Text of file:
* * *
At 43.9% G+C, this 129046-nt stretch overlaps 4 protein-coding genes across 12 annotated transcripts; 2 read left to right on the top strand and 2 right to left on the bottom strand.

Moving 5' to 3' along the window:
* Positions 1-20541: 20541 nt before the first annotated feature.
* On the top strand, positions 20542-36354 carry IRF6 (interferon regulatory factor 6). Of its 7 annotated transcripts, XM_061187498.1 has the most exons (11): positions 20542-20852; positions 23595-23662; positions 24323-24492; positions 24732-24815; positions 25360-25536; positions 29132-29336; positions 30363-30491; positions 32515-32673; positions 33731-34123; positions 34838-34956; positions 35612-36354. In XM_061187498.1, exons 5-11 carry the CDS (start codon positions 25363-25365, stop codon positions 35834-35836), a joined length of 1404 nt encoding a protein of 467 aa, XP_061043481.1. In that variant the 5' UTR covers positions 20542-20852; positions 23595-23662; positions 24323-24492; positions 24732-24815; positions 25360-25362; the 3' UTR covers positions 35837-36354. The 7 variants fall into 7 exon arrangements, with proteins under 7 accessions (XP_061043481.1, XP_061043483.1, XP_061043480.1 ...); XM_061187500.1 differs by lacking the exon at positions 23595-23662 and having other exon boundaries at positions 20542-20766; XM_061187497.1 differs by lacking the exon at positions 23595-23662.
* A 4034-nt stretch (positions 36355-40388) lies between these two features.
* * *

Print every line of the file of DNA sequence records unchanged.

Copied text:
At 43.9% G+C, this 129046-nt stretch overlaps 4 protein-coding genes across 12 annotated transcripts; 2 read left to right on the top strand and 2 right to left on the bottom strand.

Moving 5' to 3' along the window:
* Positions 1-20541: 20541 nt before the first annotated feature.
* On the top strand, positions 20542-36354 carry IRF6 (interferon regulatory factor 6). Of its 7 annotated transcripts, XM_061187498.1 has the most exons (11): positions 20542-20852; positions 23595-23662; positions 24323-24492; positions 24732-24815; positions 25360-25536; positions 29132-29336; positions 30363-30491; positions 32515-32673; positions 33731-34123; positions 34838-34956; positions 35612-36354. In XM_061187498.1, exons 5-11 carry the CDS (start codon positions 25363-25365, stop codon positions 35834-35836), a joined length of 1404 nt encoding a protein of 467 aa, XP_061043481.1. In that variant the 5' UTR covers positions 20542-20852; positions 23595-23662; positions 24323-24492; positions 24732-24815; positions 25360-25362; the 3' UTR covers positions 35837-36354. The 7 variants fall into 7 exon arrangements, with proteins under 7 accessions (XP_061043481.1, XP_061043483.1, XP_061043480.1 ...); XM_061187500.1 differs by lacking the exon at positions 23595-23662 and having other exon boundaries at positions 20542-20766; XM_061187497.1 differs by lacking the exon at positions 23595-23662.
* A 4034-nt stretch (positions 36355-40388) lies between these two features.